Oiwake's buffet is like $10-$12 for dinner and you have to eat a lot to get your $10 worth there. Everything is kind of pseudo Japanese and prepared well in advanced and sits out there for a long time. It's a pretty low brow buffet and that's being polite since I know the owner. You want a place to meet and drink, karaoke and fill your stomach then its the place.
                    Standard fare everyday; teriyaki chicken, fried rice, chow mein, vegetable tempura, miso soup, cold soba noodles, salad bar, sushi rolls (tuna, cucumber, California rolls-fake crab) the size of your thumb, some kinds of oriental vegetables and dishes made from what looks like they could be leftovers from the day before, mini-cakes, Jello and frozen ice milk for desert,

                    3 Replies
                    1. re: monku
                      miffy RE: monku May 14, 2007 08:40 PM

                      gosh- that is not Japanese- that is American Chinese food -

                      1. re: miffy
                        monku RE: miffy May 14, 2007 08:49 PM

                        No...bad excuse for Japanese food.

                        1. re: monku
                          choctastic RE: monku May 31, 2007 03:22 PM

                          Hehe, I was just there for the lunch buffet which is about $7. It was good deal for a big crowd but it's not exactly destination dining, lol. I think Todai is better, though it is 4x the price. I don't think it's 4x better.

                    2. katkoupai RE: miffy May 13, 2007 09:09 PM

                      I don't hate Todai.

                      The first time I went, I actually thought the place was great. That was years ago, and I think it was in Orange County. I've been a couple more times since then to the Woodland Hills location. I don't eat Japanese food often, so a lot of the distinction between sushi places doesn't make sense to me. The website will give you price info for lunch and dinner. Depending on the time you go, it should run about $15-26, before tax and tip. Go for lunch, if you want the cheaper price. Check the website, and click on locations before going, to make sure they are open when you go.


                      1 Reply
                      1. re: katkoupai
                        miffy RE: katkoupai May 14, 2007 08:42 PM

                        yes- quality wise, these friends think Cafe 50's got great food- but since I have never introduced Japanese food to them, I thought showing them how it looks like and the general idea, thought it would work- I will just give them what I heard here and have them decide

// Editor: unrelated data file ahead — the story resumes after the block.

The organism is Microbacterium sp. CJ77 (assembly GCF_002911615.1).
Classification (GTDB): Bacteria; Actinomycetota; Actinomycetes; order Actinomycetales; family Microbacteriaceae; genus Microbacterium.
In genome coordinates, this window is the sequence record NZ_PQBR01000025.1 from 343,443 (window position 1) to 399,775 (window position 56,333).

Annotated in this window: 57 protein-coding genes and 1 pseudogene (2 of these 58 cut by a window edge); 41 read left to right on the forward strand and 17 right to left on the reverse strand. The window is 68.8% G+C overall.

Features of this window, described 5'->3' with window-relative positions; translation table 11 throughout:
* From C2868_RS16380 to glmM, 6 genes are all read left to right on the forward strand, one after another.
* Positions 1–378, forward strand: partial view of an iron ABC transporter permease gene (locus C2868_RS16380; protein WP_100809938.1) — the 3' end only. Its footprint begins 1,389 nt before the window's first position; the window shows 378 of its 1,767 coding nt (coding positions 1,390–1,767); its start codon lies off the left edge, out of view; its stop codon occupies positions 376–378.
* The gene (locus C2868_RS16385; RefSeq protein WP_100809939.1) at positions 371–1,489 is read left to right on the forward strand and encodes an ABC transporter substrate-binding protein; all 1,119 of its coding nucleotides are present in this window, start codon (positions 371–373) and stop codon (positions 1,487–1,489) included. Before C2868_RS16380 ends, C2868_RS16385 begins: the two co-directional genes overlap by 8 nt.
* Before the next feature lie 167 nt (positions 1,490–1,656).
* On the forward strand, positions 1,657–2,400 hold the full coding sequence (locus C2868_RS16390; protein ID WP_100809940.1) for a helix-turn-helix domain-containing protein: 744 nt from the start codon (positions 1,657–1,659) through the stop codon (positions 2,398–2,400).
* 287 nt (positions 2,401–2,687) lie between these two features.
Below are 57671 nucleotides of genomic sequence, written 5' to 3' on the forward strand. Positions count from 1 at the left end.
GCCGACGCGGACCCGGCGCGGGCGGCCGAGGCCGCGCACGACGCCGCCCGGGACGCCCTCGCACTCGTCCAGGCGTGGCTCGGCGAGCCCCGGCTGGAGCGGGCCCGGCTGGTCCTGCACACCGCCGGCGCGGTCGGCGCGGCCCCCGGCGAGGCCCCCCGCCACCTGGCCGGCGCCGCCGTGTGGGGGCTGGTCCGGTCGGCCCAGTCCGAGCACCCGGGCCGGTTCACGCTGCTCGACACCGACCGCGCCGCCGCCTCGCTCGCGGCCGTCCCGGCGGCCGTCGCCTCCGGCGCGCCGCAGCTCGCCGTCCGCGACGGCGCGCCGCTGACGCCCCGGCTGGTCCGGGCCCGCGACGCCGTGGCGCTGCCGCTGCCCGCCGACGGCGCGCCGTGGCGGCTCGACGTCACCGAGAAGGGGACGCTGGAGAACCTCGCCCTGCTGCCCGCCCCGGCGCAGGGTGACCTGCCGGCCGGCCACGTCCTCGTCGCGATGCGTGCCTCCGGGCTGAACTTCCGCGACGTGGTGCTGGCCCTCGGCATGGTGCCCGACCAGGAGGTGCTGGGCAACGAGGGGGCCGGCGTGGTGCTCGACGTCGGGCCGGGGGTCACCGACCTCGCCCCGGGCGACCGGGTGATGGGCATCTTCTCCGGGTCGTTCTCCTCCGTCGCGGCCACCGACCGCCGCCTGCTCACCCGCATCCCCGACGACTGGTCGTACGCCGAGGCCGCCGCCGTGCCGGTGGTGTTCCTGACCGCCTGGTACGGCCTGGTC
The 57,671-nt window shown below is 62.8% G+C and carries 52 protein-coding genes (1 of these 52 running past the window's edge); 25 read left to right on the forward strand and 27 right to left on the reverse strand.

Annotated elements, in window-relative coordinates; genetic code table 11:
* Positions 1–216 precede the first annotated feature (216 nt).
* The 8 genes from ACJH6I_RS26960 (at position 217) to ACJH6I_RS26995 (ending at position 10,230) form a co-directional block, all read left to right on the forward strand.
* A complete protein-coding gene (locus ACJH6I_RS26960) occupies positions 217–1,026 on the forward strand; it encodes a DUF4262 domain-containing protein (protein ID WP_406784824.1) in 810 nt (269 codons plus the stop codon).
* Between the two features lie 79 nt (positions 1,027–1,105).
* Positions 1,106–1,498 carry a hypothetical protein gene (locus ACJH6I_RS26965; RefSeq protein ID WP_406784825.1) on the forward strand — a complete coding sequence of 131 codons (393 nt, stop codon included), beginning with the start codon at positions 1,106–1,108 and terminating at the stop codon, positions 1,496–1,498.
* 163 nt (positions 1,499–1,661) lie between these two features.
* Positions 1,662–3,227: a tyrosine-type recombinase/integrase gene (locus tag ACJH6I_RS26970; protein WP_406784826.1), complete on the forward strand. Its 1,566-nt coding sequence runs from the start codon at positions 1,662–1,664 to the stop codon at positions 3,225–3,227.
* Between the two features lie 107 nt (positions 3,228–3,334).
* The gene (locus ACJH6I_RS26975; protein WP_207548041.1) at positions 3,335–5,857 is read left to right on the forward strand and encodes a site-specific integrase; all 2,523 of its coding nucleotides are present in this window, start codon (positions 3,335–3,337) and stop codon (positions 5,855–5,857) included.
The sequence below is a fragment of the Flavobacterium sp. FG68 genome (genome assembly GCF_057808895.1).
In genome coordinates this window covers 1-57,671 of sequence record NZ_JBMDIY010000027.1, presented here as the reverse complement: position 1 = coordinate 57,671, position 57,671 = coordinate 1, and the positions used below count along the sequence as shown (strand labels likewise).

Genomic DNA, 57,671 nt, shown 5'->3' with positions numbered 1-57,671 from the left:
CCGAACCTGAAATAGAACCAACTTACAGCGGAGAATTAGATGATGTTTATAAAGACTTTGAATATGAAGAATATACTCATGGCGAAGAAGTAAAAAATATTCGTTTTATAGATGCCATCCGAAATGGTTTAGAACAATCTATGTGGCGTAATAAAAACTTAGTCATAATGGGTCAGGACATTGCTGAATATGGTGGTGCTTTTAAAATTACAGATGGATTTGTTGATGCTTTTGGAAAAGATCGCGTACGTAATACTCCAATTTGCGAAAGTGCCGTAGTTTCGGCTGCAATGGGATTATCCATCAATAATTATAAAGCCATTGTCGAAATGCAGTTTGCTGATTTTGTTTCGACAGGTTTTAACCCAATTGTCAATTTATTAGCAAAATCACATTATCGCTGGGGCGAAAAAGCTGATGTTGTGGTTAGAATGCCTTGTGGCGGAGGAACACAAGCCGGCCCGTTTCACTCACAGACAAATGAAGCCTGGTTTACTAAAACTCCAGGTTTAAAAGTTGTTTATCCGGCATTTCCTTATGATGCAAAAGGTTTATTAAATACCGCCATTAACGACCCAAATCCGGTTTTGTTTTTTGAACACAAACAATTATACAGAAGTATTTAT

2. ipsedixit RE: miffy May 13, 2007 09:48 PM

                        I think Todai has its place in the culinary food-chain.

                        It's fine for what it is.

                        I think the Todai in Arcadia (in the Santa Anita shopping center) is pretty good.

                        4 Replies
                        1. re: ipsedixit
                          miffy RE: ipsedixit May 14, 2007 08:44 PM

                          Thanks guys~ for positive note as well! For a while I started to feel very ashamed of Japanese restaurants in US

                          1. re: miffy
                            monku RE: miffy May 14, 2007 08:54 PM

                            Didn't want to say because maybe it wasn't relevent but Todai is owned by Koreans as are many sushi restaurants around the southland.

                            1. re: monku
                              miffy RE: monku May 14, 2007 09:08 PM

                              oh- well I guess their main target was not Japanese people or foodies like I always hear in Chow

                              1. re: monku
                                miffy RE: monku May 14, 2007 09:10 PM

                                Btw- I just wanted to thank you for all your inputs- ;)

                          2. Astrobratt RE: miffy May 31, 2007 02:30 PM

                            I barely escaped that place with my palate intact, I wouldn't eat there if it was free.
                            IMHO it is the mass marketing of complete garbage, it must work some people, because they are still open, god bless their souls.